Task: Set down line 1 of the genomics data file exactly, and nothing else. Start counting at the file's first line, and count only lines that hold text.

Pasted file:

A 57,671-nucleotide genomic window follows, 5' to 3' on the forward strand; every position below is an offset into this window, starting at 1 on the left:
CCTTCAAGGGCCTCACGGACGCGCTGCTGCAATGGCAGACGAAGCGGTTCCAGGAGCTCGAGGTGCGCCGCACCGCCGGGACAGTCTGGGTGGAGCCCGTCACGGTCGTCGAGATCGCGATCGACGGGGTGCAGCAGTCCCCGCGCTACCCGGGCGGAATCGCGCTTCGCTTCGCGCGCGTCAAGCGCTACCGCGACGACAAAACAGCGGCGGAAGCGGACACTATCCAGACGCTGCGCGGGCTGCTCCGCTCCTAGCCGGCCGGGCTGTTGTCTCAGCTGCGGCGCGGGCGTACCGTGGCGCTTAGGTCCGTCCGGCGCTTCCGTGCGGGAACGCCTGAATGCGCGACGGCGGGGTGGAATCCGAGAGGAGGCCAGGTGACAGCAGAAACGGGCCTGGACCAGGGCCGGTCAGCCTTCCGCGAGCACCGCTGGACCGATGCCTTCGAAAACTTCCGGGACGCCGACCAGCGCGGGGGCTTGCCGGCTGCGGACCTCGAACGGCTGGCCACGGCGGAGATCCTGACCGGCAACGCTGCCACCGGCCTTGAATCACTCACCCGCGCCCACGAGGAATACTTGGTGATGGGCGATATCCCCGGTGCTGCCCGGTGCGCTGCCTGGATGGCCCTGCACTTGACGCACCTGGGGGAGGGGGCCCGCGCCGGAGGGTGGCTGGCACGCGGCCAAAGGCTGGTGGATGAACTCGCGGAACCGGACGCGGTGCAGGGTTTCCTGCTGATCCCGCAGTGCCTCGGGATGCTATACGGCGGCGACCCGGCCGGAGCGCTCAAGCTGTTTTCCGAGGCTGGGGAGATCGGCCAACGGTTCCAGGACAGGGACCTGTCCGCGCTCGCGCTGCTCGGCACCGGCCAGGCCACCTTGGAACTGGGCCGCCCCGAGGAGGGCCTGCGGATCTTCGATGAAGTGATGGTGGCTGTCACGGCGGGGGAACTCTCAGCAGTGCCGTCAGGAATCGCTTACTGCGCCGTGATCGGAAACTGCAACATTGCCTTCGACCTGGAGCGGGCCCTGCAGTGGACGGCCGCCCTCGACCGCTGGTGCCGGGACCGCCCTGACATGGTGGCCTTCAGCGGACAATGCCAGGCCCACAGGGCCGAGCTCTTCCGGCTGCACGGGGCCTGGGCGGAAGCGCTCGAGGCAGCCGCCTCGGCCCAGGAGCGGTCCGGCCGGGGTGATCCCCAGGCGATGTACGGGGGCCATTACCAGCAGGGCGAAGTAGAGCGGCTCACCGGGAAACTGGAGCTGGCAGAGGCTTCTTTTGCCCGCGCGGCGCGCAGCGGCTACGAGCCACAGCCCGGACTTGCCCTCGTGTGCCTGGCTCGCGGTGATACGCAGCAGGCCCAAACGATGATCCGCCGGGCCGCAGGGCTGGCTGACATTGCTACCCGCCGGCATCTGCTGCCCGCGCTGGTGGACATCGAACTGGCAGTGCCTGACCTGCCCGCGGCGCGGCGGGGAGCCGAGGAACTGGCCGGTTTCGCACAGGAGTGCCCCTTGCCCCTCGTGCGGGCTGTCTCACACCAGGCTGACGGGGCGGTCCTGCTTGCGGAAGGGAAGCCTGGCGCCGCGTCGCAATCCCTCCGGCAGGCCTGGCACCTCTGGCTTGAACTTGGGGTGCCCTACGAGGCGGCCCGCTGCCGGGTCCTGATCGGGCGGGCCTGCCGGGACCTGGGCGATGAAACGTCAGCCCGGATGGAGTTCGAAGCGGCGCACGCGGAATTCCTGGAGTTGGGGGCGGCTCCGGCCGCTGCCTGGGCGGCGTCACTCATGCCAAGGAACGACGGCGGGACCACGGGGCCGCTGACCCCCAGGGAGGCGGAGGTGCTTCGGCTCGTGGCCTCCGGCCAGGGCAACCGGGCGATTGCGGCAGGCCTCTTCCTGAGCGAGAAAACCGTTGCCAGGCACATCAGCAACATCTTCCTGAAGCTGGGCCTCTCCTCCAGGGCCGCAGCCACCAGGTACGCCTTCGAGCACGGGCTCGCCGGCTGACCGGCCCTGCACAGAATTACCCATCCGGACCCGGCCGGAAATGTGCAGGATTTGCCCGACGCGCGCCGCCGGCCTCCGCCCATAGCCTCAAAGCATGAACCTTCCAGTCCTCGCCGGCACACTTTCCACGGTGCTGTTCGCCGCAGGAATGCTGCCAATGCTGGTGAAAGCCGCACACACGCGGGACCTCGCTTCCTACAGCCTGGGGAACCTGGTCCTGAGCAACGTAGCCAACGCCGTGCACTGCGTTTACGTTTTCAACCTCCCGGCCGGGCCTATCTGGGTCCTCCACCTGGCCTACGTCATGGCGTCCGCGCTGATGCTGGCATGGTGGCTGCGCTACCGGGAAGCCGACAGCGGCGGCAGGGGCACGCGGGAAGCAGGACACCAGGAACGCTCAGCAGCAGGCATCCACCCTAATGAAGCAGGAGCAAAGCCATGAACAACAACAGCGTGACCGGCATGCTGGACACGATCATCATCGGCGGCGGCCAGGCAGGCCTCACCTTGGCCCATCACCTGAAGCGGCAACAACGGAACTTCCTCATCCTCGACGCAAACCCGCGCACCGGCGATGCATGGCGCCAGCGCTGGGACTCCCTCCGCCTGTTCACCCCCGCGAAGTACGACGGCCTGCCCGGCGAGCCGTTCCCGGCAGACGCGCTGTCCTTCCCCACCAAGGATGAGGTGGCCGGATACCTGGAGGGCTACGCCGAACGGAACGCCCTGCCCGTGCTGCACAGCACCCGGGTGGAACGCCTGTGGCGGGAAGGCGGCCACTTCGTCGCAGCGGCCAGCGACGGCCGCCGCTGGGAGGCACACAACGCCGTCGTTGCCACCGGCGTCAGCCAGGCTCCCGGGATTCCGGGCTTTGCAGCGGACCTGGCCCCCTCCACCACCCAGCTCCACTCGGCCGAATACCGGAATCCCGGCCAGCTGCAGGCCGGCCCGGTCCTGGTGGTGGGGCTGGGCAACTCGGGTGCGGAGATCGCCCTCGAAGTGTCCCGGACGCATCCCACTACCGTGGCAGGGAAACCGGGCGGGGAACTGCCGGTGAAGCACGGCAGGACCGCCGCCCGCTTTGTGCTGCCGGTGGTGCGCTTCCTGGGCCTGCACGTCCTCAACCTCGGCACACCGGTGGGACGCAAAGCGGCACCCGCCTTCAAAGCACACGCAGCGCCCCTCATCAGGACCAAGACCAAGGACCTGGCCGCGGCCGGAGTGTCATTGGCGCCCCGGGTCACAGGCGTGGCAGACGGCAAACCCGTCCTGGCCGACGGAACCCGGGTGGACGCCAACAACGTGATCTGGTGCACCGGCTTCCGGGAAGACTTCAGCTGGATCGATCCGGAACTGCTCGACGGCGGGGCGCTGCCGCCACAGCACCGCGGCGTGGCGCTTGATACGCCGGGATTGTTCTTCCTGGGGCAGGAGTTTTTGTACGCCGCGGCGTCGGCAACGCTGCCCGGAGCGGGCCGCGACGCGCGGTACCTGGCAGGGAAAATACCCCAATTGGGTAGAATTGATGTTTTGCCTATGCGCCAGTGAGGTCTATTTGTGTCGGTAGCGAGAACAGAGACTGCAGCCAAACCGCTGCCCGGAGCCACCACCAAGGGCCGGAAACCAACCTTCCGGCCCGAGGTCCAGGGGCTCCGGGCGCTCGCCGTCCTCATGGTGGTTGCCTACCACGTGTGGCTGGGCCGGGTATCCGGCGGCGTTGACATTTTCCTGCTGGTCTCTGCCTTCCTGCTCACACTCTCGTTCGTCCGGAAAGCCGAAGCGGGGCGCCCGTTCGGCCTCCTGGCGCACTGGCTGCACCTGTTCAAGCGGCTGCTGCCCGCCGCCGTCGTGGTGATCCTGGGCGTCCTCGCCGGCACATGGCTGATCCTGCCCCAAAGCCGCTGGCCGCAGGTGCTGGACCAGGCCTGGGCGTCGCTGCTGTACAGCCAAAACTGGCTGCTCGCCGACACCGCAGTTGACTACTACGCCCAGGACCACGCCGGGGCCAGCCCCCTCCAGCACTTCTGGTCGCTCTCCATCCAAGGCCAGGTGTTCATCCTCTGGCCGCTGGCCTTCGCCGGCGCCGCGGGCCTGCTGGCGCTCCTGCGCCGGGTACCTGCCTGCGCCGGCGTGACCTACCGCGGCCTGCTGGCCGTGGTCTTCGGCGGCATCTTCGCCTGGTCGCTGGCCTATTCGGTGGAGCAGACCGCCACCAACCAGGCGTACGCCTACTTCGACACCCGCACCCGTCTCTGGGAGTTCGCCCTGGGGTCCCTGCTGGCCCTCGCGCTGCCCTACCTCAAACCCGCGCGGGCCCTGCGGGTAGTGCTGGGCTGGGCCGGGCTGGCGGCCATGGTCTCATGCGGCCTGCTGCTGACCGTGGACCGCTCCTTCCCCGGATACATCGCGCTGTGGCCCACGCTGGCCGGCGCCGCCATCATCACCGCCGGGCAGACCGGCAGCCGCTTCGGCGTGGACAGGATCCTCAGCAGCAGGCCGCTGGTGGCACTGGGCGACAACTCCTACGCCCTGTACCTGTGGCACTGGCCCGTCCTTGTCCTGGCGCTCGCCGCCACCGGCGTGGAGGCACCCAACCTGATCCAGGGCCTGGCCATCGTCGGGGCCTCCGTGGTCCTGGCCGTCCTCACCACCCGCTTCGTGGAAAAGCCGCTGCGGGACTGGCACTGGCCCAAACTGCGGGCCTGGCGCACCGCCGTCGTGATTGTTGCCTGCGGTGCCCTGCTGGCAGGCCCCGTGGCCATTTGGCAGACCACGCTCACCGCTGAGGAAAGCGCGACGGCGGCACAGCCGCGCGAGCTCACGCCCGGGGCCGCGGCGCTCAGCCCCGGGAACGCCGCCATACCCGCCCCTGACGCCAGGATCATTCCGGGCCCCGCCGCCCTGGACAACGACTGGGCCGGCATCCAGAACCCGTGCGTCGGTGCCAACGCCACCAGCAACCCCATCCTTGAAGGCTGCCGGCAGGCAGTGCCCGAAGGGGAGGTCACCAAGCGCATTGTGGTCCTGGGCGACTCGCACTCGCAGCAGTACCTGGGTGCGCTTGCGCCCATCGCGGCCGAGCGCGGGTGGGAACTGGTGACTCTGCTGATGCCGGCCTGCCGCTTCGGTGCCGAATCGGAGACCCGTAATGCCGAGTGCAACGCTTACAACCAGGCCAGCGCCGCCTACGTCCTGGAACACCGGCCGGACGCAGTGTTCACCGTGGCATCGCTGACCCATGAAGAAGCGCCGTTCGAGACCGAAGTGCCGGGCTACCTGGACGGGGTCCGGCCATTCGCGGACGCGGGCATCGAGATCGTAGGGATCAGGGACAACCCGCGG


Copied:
A 57,671-nucleotide genomic window follows, 5' to 3' on the forward strand; every position below is an offset into this window, starting at 1 on the left: